As we cooked together side by side, I couldn’t help but wonder what our grandparents would think of our creations and how due to their sacrifices, we are able to live the amazing lives we have today (#incrediblygrateful). It truly reinforced for me just how important it is in today’s hectic world to enjoy the simple pleasures of life and to surround ourselves with those we hold so dear. Love you, mio caro fratello.
Mezzi Rigatoni with Saffron Cream, Tuscan Kale and Crispy Prosciutto
- 4 slices of prosciutto, thinly sliced (but not paper thin)
- ½ cup white wine
- A large pinch of saffron
- 1 large bunch of kale, preferably Tuscan or Dinosaur)
- 3 tablespoons extra-virgin olive oil, divided
- Juice from ½ lemon
- Salt and freshly ground black pepper
- 2 large shallots, minced
- 2 garlic cloves, minced
- 1 cup heavy cream
- 1 pound Delverde® Mezzi Rigatoni
- Freshly grated Parmigiano Reggiano cheese
- Place a large skillet over medium heat. Carefully arrange the prosciutto slices on the skillet and cook till prosciutto is crispy on one side. Flip over and crisp the other side, about 8 minutes total. Remove the prosciutto to paper towels to drain. Reserve the pan with the prosciutto drippings. When cool and crisp, crumble the prosciutto for serving later.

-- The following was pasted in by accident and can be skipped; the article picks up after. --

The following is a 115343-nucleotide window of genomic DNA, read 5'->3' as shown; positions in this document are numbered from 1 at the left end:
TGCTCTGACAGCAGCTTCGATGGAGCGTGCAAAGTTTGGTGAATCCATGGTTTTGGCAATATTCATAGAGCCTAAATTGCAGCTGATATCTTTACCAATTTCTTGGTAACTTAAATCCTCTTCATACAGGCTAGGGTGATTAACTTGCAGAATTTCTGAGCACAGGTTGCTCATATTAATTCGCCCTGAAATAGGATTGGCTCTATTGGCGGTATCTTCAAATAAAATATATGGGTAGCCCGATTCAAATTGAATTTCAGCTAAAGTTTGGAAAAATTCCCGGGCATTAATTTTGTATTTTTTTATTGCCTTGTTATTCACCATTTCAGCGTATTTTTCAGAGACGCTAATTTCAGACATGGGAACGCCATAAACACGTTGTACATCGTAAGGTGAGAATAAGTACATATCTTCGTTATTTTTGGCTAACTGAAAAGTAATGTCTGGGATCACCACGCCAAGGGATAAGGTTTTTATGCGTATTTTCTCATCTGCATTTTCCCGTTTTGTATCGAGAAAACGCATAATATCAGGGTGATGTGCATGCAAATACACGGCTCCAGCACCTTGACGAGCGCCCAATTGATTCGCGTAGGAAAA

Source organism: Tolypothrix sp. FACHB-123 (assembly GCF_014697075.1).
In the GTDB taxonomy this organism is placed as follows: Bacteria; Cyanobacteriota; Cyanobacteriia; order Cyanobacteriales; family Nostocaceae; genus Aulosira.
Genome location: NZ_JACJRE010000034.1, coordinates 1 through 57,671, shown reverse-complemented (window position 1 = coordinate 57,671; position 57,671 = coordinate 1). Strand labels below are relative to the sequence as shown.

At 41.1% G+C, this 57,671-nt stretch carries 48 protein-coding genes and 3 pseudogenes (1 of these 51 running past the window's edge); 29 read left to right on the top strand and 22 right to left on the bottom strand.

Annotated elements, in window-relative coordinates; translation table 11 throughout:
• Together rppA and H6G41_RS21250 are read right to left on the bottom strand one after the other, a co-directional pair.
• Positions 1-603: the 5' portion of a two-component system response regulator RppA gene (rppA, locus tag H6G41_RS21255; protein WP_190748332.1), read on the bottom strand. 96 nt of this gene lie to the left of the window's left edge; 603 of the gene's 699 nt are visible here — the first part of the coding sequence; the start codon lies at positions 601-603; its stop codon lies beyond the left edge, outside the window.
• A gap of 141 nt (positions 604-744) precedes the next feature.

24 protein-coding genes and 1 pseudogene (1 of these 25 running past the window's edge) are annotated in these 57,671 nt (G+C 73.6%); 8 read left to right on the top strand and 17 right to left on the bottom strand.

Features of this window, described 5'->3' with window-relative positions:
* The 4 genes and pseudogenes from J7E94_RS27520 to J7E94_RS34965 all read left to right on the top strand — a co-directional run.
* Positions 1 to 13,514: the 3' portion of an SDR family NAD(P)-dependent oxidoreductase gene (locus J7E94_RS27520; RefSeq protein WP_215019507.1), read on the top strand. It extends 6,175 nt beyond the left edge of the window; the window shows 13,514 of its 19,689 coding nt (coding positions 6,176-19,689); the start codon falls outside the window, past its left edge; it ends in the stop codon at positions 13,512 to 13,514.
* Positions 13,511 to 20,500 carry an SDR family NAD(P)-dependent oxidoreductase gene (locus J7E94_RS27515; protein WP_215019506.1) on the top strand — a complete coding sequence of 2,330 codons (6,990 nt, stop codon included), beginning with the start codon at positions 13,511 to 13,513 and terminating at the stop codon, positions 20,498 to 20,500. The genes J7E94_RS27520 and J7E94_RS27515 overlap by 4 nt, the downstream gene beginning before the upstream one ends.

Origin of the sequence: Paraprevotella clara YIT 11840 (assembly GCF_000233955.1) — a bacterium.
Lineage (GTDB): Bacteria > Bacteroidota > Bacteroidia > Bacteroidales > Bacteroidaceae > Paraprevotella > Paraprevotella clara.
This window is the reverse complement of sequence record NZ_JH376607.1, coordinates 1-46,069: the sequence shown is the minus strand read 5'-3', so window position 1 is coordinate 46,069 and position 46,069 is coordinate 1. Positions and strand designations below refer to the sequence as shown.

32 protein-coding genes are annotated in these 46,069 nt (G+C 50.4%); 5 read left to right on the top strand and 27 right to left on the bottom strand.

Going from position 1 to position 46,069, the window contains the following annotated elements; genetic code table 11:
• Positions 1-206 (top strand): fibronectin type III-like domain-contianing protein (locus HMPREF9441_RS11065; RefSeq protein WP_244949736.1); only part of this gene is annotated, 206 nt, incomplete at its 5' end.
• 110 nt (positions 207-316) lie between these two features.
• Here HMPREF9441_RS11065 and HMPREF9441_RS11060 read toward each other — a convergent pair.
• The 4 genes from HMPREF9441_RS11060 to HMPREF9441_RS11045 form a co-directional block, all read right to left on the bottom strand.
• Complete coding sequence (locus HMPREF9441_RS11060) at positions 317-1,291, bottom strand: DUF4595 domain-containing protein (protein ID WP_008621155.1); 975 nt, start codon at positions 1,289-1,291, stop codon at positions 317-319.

- Heat the wine in a small pan or in a microwave oven until just warm. Add the saffron and let steep for 15 minutes.
- Using a sharp knife, remove the kale leaves from the stems by carefully cutting along the stems. Discard the stems.
- Line up the prepared kale leaves on a cutting board and cut into thin ribbons. Place in a bowl with 1 tablespoon of olive oil and lemon juice. Add salt and freshly ground black pepper to taste. Massage the dressed kale, for about 3-5 minutes with your hands until it begins to soften.
- In the same sauté pan used to crisp the prosciutto, add the remaining 2 tablespoons of olive oil and heat over medium-low heat. Add the minced shallots and garlic. Sauté until soft and translucent, about 3 minutes.